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2021 | HFSA

Like Father, Like Daughter: The Connection Between Genetics and Hereditary ATTR-CM

Patient News Heart Failure Awareness 365

Sponsored content provided by Pfizer                                                                                        

 

Receiving a diagnosis for a serious and life-threatening disease can be life-altering, especially when you learn the disease is the same one your father had. For Faye, this was the reality she faced after being diagnosed at 43 years old with transthyretin amyloid cardiomyopathy (ATTR-CM), an underrecognized and often underdiagnosed condition affecting the heart that leads to heart failure. 

ATTR-CM is a result of transthyretin, a protein made in the liver, changing shape or “misfolding” resulting in a build-up in different parts of the body. Misfolded transthyretin deposits in the heart then cause the heart muscle to thicken and stiffen, eventually leading to heart failure and other symptoms such as fatigue, shortness of breath, and swelling in the arms and lower legs. There are two types of ATTR-CM – hereditary and wild-type. Hereditary ATTR-CM is caused by a genetic mutation that is passed on from a relative, while the wild-type is associated with aging and primarily found in white/Caucasian men over the age of 60. 

Faye, whose father passed away from ATTR-CM in 2010, served as his primary caregiver, so when she started having symptoms such as fluid retention and numbness in her hands and feet, she grew worried. After visiting her primary care physician who couldn’t pinpoint the cause of the symptoms, Faye visited multiple specialists and was ultimately diagnosed with ATTR-CM by her cardiologist with a PYP scan. Genetic testing confirmed Faye indeed had hereditary ATTR-CM, and specifically the T60A mutation, which is most commonly found in people of Irish descent.  

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Though ATTR-CM has had such a strong impact on Faye’s life, she says she couldn’t have made it through her diagnosis without her husband Brad, who has stepped in as her caregiver. “I couldn’t do it by myself. I couldn't walk this journey without him,” said Faye. “Not only the picking me up when I'm in dark spots, but making me laugh, making me see things in a different light, always being willing.”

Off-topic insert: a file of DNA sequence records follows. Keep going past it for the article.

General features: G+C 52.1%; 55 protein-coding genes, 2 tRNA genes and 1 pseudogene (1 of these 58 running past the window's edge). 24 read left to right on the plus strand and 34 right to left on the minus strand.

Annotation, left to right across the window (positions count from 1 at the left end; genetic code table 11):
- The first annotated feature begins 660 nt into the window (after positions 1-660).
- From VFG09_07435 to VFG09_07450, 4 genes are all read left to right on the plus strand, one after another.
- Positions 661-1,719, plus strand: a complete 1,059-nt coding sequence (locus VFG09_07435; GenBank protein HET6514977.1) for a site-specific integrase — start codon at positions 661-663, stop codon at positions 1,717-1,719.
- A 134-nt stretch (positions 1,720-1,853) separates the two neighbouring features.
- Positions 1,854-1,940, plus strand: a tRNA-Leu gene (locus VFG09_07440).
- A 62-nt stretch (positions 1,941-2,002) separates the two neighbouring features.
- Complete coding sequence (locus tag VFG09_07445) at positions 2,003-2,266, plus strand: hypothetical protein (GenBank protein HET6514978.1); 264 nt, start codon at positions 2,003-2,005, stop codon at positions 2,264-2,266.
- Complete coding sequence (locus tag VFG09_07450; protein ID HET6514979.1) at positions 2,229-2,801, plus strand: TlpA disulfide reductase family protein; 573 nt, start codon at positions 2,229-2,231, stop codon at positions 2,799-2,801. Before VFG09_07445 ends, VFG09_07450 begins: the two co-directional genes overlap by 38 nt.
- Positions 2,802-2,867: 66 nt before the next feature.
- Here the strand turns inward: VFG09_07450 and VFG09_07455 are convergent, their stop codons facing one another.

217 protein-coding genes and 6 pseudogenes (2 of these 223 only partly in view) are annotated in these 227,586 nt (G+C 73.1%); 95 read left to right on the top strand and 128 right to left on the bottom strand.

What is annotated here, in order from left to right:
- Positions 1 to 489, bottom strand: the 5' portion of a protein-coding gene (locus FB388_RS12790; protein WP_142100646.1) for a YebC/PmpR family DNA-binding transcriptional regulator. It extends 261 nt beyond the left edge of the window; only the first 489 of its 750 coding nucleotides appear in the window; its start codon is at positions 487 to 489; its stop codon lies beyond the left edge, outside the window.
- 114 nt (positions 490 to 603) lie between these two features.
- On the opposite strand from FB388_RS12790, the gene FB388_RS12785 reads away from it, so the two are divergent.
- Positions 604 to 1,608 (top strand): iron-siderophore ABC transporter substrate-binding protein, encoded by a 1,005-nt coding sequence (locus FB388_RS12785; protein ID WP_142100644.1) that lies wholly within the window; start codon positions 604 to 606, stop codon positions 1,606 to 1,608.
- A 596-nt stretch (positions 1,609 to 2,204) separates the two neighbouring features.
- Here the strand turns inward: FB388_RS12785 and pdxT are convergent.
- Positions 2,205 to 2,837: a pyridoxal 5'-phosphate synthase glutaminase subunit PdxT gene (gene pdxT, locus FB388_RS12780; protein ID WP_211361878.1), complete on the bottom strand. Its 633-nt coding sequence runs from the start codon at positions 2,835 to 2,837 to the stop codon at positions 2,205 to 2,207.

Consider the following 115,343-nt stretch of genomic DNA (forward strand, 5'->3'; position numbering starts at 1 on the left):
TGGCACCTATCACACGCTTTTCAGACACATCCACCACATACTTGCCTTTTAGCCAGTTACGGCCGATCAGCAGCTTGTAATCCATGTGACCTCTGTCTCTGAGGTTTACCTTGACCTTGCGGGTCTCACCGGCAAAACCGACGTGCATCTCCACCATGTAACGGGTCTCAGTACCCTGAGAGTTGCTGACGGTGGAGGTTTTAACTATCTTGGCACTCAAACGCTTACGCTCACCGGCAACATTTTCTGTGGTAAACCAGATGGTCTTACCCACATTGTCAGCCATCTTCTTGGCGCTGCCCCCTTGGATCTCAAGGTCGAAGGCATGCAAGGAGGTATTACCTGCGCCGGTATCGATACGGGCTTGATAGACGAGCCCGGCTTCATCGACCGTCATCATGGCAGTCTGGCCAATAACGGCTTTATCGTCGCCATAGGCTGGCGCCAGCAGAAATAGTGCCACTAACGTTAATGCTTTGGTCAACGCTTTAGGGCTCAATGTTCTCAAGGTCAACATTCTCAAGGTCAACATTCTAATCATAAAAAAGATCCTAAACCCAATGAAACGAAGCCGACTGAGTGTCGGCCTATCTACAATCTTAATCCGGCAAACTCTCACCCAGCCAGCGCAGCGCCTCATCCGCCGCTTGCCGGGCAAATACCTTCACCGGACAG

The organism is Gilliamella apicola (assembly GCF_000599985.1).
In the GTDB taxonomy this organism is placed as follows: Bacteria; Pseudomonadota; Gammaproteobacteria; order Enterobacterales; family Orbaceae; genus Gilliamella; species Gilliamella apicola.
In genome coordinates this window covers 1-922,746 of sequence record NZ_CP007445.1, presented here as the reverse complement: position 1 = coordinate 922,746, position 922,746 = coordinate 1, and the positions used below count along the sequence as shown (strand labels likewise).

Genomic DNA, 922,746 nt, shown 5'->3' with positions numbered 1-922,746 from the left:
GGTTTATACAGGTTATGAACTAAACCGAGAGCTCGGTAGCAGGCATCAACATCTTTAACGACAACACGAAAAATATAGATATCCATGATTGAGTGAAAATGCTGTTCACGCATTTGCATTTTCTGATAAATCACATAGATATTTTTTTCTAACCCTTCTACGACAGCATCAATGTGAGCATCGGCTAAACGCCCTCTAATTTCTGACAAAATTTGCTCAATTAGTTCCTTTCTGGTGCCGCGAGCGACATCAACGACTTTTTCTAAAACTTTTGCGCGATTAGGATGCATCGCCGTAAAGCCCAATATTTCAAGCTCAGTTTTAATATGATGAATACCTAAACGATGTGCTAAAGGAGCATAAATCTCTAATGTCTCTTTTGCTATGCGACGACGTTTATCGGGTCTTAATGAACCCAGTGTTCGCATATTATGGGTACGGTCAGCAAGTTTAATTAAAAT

Now, Faye appreciates even the smallest moments and lives life with Brad and her two boys to her fullest. “Getting diagnosed early has totally changed my outlook on life,” she said. “Now, I want to share my story with as many people as possible to help educate others on ATTR-CM.” 

Awareness of the condition is low, even among healthcare professionals, and symptoms are often mistaken for more common cardiac conditions such as heart failure. ATTR-CM is a progressive disease and early diagnosis is important.

If you or a loved one is experiencing signs and symptoms like Faye’s (e.g., fluid retention and numbness in the hands and feet) or other symptoms of ATTR-CM (e.g., irregular heartbeat, fatigue, shortness of breath, carpal tunnel syndrome, or biceps tendon rupture), speak to your cardiologist and visit www.YourHeartsMessage.com to learn more.
 


 

Helpful Resources

Visit the HFSA Patient Hub to explore tools and resources to help patients stay healthy while living with heart failure. 

View Heart Failure Awareness 365 activities to stay up-to-date on tips for healthy living for people living with heart failure.


 

About the Sponsor: Pfizer is one of the world’s leading biopharmaceutical companies working to develop effective therapies for patients affected by rare diseases, including transthyretin amyloid cardiomyopathy (ATTR-CM). Pfizer is committed to increasing awareness and furthering research for those with ATTR-CM. To learn more visit www.pfizer.com